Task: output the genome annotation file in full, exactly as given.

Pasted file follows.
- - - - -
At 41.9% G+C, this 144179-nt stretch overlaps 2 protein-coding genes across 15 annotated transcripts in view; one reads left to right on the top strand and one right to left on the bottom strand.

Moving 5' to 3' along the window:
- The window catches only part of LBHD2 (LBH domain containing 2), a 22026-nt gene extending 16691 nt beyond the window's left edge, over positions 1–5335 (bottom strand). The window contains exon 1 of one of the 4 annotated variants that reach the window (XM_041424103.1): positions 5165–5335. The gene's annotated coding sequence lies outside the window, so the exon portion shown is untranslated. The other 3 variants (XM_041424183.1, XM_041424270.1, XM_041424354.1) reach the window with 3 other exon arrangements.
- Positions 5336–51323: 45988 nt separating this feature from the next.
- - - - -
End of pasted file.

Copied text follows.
At 41.9% G+C, this 144179-nt stretch overlaps 2 protein-coding genes across 15 annotated transcripts in view; one reads left to right on the top strand and one right to left on the bottom strand.

Moving 5' to 3' along the window:
- The window catches only part of LBHD2 (LBH domain containing 2), a 22026-nt gene extending 16691 nt beyond the window's left edge, over positions 1–5335 (bottom strand). The window contains exon 1 of one of the 4 annotated variants that reach the window (XM_041424103.1): positions 5165–5335. The gene's annotated coding sequence lies outside the window, so the exon portion shown is untranslated. The other 3 variants (XM_041424183.1, XM_041424270.1, XM_041424354.1) reach the window with 3 other exon arrangements.
- Positions 5336–51323: 45988 nt separating this feature from the next.